Another challenge to the everyday lives of Sherpas has been the COVID-19 pandemic, which drastically decreased tourism. Nepal has relaxed several lockdown measures, but the increase in tourism revenue has been disappointing, and some Sherpas have found themselves out of work for an extended time. Functioning as seasonal workers, Sherpas and other porters also rely on jobs as farmers, painters, or labourers in their village, which is also how many have coped financially during the pandemic. However, this is not sufficient for the long-term support that many Sherpas provide for their relatives.
While the increase in traffic has been slow, Nepal has begun granting climbing permits once more, making the threat of contracting COVID-19 another risk that Sherpas face. Developing COVID-19 symptoms at high altitude poses a significant danger, as it is exceedingly difficult to help or treat patients due to issues with transportation to hospitals in the mountainous region. The lack of testing facilities and medical resources to treat those infected at Everest camps is another obstacle.
Given what some might call an exploitative industry, or at least one that promotes the use of Sherpas as a human prop for the aspirations of mountaineers, how can climbers, outfitters, and the Nepali government continue to preserve the beauty of mountaineering while simultaneously promoting ethical business and economic growth? This question remains unanswered. Many guides and expedition outfitters are aware of the issues with the insufficient compensation for Sherpas’ work. Still, they are afraid that increasing their prices to account for better wages and greater insurance coverage might lead to a loss of business. Unfortunately, the reality is that climbing in Nepal is a business, and Sherpas may not see higher wages or insurance policies unless there is some form of collective agreement.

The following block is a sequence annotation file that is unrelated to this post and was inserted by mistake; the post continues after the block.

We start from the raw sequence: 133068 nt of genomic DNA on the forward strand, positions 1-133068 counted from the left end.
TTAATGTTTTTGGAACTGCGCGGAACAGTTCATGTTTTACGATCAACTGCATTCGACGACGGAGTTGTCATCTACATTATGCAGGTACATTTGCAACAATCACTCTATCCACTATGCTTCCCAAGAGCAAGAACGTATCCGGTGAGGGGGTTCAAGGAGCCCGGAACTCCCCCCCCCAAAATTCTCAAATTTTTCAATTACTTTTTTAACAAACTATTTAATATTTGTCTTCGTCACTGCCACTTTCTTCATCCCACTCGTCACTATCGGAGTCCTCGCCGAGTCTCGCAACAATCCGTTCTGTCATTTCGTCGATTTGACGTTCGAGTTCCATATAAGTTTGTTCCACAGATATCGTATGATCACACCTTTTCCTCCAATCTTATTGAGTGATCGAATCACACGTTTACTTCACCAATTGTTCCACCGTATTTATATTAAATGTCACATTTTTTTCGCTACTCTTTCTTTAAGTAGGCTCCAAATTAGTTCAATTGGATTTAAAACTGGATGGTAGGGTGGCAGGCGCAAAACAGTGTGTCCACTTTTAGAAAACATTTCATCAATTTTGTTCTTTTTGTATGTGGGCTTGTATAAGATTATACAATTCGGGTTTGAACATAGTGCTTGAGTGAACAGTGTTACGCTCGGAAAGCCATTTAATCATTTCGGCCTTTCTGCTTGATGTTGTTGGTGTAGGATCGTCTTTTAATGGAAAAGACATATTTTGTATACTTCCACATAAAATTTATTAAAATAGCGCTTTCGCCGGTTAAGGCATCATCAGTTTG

One more serious issue, however, is the attitude surrounding the services that Sherpas supply. In the aftermath of a 2014 avalanche that killed 16 Sherpas, the families of those affected were offered the equivalent of only $400 USD as compensation by the government. As Kami Rita Sherpa remarked, “That was all our lives were worth!” From the British administration in the early days of Himalayan mountaineering to the current Nepali government — and even some modern climbers, Sherpas have been categorized along the lines of “replaceable” or “expendable.” There is a notion prevalent among today’s high-altitude climbing community that top climbers continue to unnecessarily involve Sherpas “despite the wide-spread belief that pros should do their own dirty work.” In most cases, they are hired for the sole purpose of fixing lines and transporting supplies for professional climbers.
There is much work to be done to remedy the situation of the Sherpas. From improving the socio-economic situation of Sherpas such that they have options other than climbing to increasing wages and the insurance payout for the families of the deceased, any solution will require a coordinated effort between outfitters, climbers, and officials. Moreover, climbers who want to achieve the lofted dream of climbing Everest should be conscious of the work situation of those they hire and aim to be as self-sufficient as possible so that they employ the services of Sherpas only when absolutely needed. At the very least, if the climbing industry continues to utilize the labour in the region, it should also invest in the communities, so those entering the workforce can have some flexibility in their decision whether or not to guide.
At the end of the day, a successful climb is just that: a success for the climbers, their guides, and those of us that view their achievements with awe and inspiration.
Edited by Chino Ramirez